# Cointegration and Ratio Pair Trading

I'm having some confusion doing Engle-Granger Cointegration test and then trade the ratio.

Methodology:

1. Run an OLS fit for A and B price time series without a constant. Therefore, $$\hat{Y} = \gamma \cdot P_b + e$$ where $$\hat{Y}$$ is the estimated stock A price and $$P_b$$ the price of stock B. The coefficient $$\gamma$$ would be the hedge ratio. Note that $$e$$ should have mean of 0 as white noise.

2. Get the residuals $$S_t$$ which is $$Y - \hat{Y} = P_a - \gamma \cdot P_b = S_t$$

3. Run ADF test over the $$S_t$$ series to determine if series are cointegrated.

If they are in fact cointegrated, how should the trades be made?

1. Compute the real ratio between the stock A and B prices $$P_a/P_b$$

2. Go long $$1 \cdot A$$ and short $$\gamma \cdot B$$? And viceversa if the signal is go short.

If I want to trade the spread, should I model the OLS as $$ln(A) = -\gamma\cdot ln(B) + e$$ ?

Thanks guys

• A slightly different angle but have you considered looking at lagged cointegration. If you believe that the series are related in some way does one cause the other. Can you receive a signal from a movement in one of the series. Dec 5 '18 at 9:59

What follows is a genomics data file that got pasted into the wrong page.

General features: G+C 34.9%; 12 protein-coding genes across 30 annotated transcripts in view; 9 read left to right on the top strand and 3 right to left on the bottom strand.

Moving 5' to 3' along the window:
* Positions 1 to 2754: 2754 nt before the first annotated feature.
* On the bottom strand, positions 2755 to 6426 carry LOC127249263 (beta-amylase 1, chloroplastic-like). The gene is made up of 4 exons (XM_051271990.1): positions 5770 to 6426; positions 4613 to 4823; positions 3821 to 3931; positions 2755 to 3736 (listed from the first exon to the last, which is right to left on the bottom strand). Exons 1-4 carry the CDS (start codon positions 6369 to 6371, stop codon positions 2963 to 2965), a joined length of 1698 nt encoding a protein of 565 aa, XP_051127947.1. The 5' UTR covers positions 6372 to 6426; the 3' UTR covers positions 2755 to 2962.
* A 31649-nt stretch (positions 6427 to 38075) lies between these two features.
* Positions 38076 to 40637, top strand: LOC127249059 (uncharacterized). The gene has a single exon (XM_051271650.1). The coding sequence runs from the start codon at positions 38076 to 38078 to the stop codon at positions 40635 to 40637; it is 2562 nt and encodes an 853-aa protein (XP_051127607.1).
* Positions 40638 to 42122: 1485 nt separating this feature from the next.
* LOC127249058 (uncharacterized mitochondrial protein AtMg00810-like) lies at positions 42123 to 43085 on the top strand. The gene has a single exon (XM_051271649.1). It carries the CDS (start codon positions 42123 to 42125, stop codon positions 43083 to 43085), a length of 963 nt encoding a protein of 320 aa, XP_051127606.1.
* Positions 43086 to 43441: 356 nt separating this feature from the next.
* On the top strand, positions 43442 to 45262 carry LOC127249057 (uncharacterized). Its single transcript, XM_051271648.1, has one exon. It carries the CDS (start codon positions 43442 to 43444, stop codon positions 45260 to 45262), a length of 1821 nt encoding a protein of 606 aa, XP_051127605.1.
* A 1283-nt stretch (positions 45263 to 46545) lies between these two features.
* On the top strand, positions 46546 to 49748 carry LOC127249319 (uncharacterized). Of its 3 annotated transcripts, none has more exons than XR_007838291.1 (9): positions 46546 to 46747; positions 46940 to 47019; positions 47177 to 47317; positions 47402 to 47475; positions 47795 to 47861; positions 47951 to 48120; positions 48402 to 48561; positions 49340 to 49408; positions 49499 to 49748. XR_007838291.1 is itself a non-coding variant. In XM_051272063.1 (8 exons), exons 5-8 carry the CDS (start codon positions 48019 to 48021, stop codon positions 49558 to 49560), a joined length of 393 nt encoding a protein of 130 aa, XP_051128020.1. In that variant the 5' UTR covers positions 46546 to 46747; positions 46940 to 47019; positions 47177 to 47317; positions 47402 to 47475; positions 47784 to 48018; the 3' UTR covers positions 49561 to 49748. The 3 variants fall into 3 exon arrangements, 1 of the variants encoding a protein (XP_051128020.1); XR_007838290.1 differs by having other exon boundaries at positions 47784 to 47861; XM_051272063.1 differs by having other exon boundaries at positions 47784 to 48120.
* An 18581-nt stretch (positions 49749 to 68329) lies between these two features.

• Note that $e$ will not have mean 0 in OLS regression that does not include a constant.
– Drew
Feb 2 '19 at 1:50

If I want to trade the spread, should I model the OLS as $$ln(A)=−γ⋅ln(B)+ \epsilon$$?

It depends on how you define your spread. If you used log return as spread then use log return in OLS also. If you use price diff as spread then use price in OLS.

No. In the above equation, you mentioned the spread as the ratio of prices and not of log prices. Also, you verified the spread's cointegration using $$A - \gamma \cdot B$$ and not $$A/B$$ as the input for the ADF test, so you cannot use $$ln(A)-ln(B)$$. If you do this, it means you want to check the spread $$Pa/Pb$$ for cointegration.

1. Calculate the difference $$Pa-(\gamma \cdot Pb)$$ at every time period on the test/simulation data
And you stack your buy and sell orders arithmetically. Meaning you buy 1 lot on $$A$$ and sell $$\gamma$$ on $$B$$ when the spread crosses first standard deviation. When it crosses second standard deviation you buy 2 lots on $$A$$ and sell $$2\cdot \gamma$$ on $$B$$.